Future Tanks Could Be Powered by Electricity

Kyle Mizokami
Photo credit: Thomas Alvarez/DVIDS

From Popular Mechanics

Main battle tanks and other armored vehicles of the future could run on electricity or utilize a hybrid drive system. Switching to such a system could not only reduce the demand for liquid fuel on the battlefield, but also avoid risking the lives of truck-driving soldiers delivering fuel to the front lines.

Traditional armored vehicles, including tanks, use engines running on diesel or gasoline. The need to drive a 60-ton vehicle cross-country, as well as provide power to fire control, sensors, and environmental systems, requires powerful engines. Tanks must also be able to accelerate quickly and, in a pinch, have the spare horsepower to tow other tanks. Ideally an armored vehicle should have a horsepower-to-weight ratio exceeding 20 to 1, which leads to engines capable of generating up to 1,500 horsepower.

Photo credit: Chung Sung-Jun - Getty Images

These engines require a huge amount of fuel. A U.S. Army armored division with all armored vehicles on-line and on the move can consume up to 500,000 gallons of fuel a day. All that fuel has to come from somewhere, typically the continental U.S., and is then driven in trucks to rearming and refueling points just behind the front line. Complicating matters, the M1A2 Abrams tank uses gasoline, while the M2 Bradley infantry fighting vehicle, M109 Paladin howitzer, and other vehicles use diesel.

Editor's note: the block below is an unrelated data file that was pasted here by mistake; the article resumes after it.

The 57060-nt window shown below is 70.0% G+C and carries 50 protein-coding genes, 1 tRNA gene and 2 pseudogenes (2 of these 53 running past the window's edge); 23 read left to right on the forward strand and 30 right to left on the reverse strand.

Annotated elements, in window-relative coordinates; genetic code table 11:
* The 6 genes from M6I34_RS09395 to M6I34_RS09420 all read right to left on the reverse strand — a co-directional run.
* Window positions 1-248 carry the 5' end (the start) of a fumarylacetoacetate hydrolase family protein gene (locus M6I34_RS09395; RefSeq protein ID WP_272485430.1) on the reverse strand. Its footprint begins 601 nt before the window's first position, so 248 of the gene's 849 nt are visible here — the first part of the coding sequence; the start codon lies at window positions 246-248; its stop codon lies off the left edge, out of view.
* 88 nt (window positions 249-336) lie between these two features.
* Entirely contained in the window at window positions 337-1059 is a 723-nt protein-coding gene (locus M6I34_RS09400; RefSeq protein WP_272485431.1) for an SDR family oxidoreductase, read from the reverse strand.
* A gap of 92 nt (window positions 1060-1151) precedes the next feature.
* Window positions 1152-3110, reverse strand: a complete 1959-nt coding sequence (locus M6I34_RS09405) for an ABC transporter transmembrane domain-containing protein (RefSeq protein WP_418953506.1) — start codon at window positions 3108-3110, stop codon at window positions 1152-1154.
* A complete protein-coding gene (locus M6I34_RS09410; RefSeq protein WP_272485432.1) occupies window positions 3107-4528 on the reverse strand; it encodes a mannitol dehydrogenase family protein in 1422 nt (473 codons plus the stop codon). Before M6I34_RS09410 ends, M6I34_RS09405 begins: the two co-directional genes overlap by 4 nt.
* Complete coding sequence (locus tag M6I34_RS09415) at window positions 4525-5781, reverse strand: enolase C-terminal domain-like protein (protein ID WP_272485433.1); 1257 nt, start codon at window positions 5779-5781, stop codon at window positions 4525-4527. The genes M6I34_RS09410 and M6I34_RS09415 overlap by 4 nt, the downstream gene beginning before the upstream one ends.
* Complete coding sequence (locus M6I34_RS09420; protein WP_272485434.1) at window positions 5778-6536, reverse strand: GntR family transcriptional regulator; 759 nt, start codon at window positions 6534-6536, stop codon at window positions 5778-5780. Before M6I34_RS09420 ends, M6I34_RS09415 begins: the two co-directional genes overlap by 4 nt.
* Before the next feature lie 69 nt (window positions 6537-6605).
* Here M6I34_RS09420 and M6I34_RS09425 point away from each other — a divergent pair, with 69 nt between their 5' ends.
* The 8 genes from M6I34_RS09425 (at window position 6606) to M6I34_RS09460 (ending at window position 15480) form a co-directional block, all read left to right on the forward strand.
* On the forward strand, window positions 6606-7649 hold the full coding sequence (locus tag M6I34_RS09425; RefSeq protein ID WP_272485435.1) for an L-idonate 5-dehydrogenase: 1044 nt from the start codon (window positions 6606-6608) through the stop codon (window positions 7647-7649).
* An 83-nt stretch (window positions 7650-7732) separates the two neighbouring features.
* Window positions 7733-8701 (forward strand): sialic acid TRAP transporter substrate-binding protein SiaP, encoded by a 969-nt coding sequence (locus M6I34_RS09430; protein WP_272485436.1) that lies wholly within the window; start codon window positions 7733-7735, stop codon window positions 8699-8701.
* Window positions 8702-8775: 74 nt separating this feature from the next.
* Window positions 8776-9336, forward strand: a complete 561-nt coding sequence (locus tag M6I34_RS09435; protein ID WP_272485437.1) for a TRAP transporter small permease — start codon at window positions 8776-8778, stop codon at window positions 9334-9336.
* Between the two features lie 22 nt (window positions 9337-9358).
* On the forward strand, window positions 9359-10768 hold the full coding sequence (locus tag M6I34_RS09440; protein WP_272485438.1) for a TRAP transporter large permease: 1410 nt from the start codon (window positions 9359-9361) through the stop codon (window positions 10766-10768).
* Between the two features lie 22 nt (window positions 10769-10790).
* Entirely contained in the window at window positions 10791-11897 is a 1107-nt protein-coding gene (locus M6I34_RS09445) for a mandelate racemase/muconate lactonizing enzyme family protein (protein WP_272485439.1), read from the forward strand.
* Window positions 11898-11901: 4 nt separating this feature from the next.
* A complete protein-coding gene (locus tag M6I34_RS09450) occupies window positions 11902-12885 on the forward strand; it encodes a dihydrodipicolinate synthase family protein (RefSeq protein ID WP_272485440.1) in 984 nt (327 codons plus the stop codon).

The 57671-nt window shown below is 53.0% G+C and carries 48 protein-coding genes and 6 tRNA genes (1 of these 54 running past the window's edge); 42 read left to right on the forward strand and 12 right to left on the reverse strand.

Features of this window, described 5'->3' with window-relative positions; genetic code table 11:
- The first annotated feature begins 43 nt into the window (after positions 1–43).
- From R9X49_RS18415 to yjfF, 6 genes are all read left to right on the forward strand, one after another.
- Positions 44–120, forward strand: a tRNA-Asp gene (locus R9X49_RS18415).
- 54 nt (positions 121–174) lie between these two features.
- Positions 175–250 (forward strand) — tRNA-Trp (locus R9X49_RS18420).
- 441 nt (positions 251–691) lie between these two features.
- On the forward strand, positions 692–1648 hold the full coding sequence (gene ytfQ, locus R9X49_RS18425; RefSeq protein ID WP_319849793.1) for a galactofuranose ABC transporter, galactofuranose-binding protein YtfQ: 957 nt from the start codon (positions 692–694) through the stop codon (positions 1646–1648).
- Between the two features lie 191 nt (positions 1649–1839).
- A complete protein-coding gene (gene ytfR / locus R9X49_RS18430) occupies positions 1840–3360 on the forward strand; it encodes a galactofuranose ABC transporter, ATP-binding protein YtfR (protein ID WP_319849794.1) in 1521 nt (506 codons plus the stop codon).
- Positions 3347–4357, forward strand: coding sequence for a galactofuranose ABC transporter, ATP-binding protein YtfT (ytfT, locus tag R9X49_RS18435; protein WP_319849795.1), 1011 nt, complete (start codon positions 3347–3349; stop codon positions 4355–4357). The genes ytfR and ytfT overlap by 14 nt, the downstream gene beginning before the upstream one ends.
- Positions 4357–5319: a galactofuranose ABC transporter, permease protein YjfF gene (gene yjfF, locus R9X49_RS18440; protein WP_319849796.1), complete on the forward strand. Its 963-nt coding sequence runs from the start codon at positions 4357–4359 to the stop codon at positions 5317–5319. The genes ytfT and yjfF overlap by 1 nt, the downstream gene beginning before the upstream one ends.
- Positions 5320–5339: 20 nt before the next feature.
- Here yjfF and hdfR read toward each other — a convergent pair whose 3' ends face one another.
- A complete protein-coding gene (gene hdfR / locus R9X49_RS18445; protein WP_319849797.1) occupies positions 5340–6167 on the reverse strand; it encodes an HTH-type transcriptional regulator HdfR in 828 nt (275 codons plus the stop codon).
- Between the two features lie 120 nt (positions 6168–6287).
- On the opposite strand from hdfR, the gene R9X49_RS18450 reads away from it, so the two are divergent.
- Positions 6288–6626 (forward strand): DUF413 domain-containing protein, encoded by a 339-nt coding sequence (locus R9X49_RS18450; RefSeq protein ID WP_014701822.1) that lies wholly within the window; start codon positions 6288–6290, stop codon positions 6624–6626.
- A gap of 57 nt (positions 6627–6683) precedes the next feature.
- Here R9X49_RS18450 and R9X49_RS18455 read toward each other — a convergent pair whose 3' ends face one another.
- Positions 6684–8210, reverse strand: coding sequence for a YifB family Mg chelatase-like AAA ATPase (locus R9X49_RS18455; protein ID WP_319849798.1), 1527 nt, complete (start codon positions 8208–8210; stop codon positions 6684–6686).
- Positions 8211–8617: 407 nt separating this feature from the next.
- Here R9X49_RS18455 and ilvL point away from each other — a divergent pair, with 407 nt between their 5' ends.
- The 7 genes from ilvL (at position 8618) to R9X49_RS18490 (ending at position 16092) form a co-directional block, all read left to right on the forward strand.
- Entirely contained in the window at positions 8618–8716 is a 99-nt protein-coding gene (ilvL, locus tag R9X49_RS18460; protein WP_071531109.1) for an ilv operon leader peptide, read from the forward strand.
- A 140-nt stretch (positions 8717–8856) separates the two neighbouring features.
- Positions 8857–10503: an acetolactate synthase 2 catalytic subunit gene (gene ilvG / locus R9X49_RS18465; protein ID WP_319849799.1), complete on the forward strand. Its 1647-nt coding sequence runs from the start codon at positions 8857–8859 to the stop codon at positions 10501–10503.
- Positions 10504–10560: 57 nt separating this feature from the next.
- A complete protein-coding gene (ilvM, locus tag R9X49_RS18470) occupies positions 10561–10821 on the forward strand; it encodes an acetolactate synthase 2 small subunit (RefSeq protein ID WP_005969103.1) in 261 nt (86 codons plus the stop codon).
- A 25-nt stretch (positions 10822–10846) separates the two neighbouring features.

What if we could replace both fuel types with a third type of fuel: electricity? The Driven, an Australian electric vehicle website, discusses the potential for the Australian Army to switch to electric vehicles. The same principles apply to the U.S. Army, however, magnified fiftyfold.

Photo credit: Sgt. Luther C. Talks

There are several reasons to switch to electric drive systems. First, it would decrease the amount of fuel needed to travel to the front, reducing the number of vulnerable, fuel-laden convoys necessary to keep the tanks rolling. Second, electrical and hybrid systems are easier to upgrade and replace than internal combustion engines and transmissions. Third, such electric drive systems could be cheaper to run and easier on the planet.

The use of electrical drives would still require energy, just a different kind. Diesel-running generators are an obvious option, but the whole point is to get away from fossil fuels. Alternatives include swappable battery packs, renewable power including solar, and even battlefield nuclear power plants.

Source: The Driven

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